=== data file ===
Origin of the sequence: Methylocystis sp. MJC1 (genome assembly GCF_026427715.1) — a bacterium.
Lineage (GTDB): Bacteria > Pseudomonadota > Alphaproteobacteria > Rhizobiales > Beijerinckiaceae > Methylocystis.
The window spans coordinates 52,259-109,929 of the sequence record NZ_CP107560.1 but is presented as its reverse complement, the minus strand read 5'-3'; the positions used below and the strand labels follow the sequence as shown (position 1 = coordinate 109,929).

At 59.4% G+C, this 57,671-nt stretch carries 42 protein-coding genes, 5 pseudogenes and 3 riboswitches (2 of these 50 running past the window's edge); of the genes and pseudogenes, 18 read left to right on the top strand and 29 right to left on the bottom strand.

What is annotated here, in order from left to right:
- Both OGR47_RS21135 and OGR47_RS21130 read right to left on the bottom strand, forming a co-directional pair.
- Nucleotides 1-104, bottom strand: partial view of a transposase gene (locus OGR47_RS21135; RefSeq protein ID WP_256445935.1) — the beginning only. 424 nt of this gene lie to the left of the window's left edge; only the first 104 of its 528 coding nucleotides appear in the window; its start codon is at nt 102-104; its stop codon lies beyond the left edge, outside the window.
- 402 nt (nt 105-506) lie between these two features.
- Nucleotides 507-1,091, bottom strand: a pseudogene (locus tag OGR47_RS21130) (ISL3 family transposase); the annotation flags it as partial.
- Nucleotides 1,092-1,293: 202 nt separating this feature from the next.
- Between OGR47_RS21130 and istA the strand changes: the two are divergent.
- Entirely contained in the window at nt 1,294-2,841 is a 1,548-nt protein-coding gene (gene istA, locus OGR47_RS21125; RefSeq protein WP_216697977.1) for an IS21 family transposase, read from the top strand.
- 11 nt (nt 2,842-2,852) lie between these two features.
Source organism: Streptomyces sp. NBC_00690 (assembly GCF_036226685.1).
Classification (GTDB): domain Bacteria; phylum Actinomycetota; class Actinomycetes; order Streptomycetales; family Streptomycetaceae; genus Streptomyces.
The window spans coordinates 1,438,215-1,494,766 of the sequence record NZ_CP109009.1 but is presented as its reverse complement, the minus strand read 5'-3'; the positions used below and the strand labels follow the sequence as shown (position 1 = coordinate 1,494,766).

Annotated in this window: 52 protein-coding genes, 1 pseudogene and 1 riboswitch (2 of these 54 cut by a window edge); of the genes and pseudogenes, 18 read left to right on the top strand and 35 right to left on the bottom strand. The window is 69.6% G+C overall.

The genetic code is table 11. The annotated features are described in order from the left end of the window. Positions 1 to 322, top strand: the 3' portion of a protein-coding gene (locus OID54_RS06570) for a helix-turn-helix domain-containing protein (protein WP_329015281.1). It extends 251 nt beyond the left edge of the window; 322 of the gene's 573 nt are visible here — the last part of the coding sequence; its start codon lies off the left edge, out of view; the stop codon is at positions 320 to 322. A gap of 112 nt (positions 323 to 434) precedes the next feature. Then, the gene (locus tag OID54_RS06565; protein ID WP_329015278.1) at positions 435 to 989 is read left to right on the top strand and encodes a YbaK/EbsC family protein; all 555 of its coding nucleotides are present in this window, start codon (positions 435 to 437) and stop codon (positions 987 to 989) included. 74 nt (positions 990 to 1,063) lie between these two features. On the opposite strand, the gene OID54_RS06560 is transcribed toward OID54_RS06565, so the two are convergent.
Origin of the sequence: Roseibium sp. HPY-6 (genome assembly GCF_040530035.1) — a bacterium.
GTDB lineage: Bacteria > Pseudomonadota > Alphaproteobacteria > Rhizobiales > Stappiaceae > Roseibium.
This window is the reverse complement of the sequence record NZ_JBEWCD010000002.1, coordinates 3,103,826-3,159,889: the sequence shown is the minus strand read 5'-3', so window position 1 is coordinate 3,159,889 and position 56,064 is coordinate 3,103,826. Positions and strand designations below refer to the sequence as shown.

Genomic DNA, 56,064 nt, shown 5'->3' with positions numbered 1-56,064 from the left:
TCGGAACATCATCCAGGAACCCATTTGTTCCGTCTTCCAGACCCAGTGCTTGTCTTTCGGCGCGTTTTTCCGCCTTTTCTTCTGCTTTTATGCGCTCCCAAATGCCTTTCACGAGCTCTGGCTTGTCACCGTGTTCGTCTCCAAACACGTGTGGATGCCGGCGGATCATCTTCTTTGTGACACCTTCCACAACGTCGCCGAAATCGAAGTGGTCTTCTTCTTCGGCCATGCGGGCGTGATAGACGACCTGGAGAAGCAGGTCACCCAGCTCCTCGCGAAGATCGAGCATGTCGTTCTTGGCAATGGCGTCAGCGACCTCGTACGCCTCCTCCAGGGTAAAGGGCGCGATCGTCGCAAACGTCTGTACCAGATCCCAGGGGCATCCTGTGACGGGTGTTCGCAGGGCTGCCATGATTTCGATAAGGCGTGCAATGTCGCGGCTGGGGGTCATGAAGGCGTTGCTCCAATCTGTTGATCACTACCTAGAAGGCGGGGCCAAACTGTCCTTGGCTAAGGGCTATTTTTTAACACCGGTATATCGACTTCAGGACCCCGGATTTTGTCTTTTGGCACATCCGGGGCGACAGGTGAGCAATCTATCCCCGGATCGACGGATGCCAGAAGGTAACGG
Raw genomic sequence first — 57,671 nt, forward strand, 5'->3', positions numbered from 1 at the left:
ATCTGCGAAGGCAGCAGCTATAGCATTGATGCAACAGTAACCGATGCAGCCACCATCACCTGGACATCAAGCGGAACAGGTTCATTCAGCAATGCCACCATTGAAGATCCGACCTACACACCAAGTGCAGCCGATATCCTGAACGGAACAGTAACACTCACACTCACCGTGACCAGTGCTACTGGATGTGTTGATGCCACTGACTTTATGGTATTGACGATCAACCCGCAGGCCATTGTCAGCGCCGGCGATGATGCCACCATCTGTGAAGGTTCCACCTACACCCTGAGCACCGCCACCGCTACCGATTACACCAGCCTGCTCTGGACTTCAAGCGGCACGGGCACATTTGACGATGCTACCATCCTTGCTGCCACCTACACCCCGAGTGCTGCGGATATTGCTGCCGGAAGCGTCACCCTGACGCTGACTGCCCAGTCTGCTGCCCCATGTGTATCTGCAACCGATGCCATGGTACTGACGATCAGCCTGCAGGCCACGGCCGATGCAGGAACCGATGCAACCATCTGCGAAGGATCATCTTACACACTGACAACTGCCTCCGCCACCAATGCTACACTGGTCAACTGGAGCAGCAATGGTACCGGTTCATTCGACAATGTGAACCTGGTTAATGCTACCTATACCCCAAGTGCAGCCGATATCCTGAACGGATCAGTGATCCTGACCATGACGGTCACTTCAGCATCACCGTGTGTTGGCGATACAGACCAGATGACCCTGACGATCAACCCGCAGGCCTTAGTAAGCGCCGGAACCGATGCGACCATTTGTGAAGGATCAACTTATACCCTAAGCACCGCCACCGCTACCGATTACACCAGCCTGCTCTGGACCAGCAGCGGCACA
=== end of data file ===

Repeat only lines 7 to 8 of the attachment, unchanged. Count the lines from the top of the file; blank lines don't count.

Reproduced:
- Nucleotides 1-104, bottom strand: partial view of a transposase gene (locus OGR47_RS21135; RefSeq protein ID WP_256445935.1) — the beginning only. 424 nt of this gene lie to the left of the window's left edge; only the first 104 of its 528 coding nucleotides appear in the window; its start codon is at nt 102-104; its stop codon lies beyond the left edge, outside the window.
- 402 nt (nt 105-506) lie between these two features.